1. Notes: 16 / 2 years ago 

    GCIS INTELLIGENCE BRIEFING: Three Somalis Plead Guilty to Charges Relating to Piracy of Quest


    ISSUED BY: GCIS Communications Command Center

    SOURCE: FBI

    20May2011 8:15pmEST

    GCIS INTELLIGENCE UPDATE: NORFOLK, VA—Mohamud Hirs Issa Ali, a/k/a Sanadaaq, 32; Mohamud Salad Ali, a/k/a Juguuf, 35; and Ali Abdi Mohamed, a/k/a Basher, 30, all of Somalia, pled guilty today in Norfolk federal court to acts of piracy and hostage-taking against the S/V Quest, which resulted in the murder of United States citizens Scott Underwood Adam, Jean Savage Adam, Phyllis Patricia Macay, and Robert Campbell Riggle.

    Neil H. MacBride, U.S. Attorney for the Eastern District of Virginia; Janice K. Fedarcyk, Assistant Director in Charge of the FBI’s New York Field Office; Alex J. Turner, Special Agent in Charge of the FBI’s Norfolk Field Office; and Mark Russ, Special Agent in Charge of the Naval Criminal Investigative Service (NCIS) in Norfolk, made the announcement after the pleas were accepted by United States District Judge Mark S. Davis.

    “These men have admitted to pirating an American yacht and holding four U.S. citizens hostage at gunpoint for ransom. Tragically, their piracy led to the execution of the four American hostages,” said U.S. Attorney MacBride. “Piracy is big business in Somalia, and today pirates got another reminder of the tremendous cost of participating in this criminal venture. If you pirate an American ship, you will be caught and you’ll face severe consequences in an American courtroom.”

    FBI Assistant Director in Charge Janice K. Fedarcyk stated: “Today’s pleas are a crucial step in the judicial process. Mohamud Hirs Issa Ali and Mohamud Salad Ali, the leaders of these violent pirates, were armed hijackers who directed their subordinates to take hostages and seize the Quest, resulting in the death of four innocent Americans. Ali Abdi Mohamed fired a rocket propelled grenade at a U.S. Navy vessel. Modern piracy isn’t swordplay and derring-do; it’s armed robbery and cold-blooded murder at sea. The FBI remains determined to see pirates brought to justice.”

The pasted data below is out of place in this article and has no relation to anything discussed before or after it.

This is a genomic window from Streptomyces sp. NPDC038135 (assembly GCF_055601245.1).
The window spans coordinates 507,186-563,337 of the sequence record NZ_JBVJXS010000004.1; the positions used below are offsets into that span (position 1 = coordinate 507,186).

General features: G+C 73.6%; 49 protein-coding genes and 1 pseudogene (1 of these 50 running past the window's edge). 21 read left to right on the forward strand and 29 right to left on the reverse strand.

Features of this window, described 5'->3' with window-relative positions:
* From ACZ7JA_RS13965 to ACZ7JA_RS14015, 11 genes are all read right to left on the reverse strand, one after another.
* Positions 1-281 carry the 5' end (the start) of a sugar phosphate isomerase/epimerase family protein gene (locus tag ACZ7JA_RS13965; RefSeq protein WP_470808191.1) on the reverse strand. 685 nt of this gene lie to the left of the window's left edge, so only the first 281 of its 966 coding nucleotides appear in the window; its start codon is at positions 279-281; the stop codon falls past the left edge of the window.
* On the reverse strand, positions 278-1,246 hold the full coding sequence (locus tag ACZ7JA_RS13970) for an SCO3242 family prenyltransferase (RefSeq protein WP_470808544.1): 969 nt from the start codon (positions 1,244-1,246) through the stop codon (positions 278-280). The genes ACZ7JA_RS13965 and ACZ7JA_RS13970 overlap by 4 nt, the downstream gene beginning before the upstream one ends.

Today, Mohamud Hirs Issa Ali and Mohamud Salad Ali, both of whom acknowledged in connection with their pleas that they served as leaders of the piracy operation, pled guilty to piracy under the law of nations and hostage-taking resulting in death. The charges each carry a mandatory life sentence.

    Ali Abdi Mohamed, who acknowledged in connection with his plea that he fired a rocket propelled grenade in the course of the crime, pled guilty to piracy under the law of nations. The charge carries a mandatory life sentence.

    All three defendants warranted in their plea agreements that they played no role in the murder of the four United States citizens.

    Sentencing for Mohamud Hirs Issa Ali is scheduled for September 6, 2011. Mohamud Salad Ali is scheduled to be sentenced on August 18, 2011, and sentencing for Ali Abdi Mohamed is scheduled for August 22, 2011.

    The investigation of the case is being conducted by the FBI and the Naval Criminal Investigative Service.

    The prosecution in the Eastern District of Virginia is being handled by Assistant U.S. Attorneys Benjamin L. Hatch, Joseph DePadilla, and Brian J. Samuels, from the U.S. Attorney’s Office, and Trial Attorney Paul Casey from the Department of Justice’s National Security Division.

    (read full report)

    "GCIS INTELLIGENCE UPDATE" is an intelligence briefing presented by Griffith Colson Intelligence Service, and provided to the public for informative purposes only. All subject matter is credited to it’s source of origin, and is not intended to represent original content authored by GCIS, it’s partners or affiliates. All opinions presented are those of the author, and not necessarily those of GCIS or it’s partners.
  2. Notes

    1. griffithcolsonintelcenter posted this
avatar_128
 
 
This is the Official Intel Feed of Security Consulting Investigations. DR. ROSS L. RIGGS, Director
 
 

Following

mssbriefingroompinewswire
 

Tumblr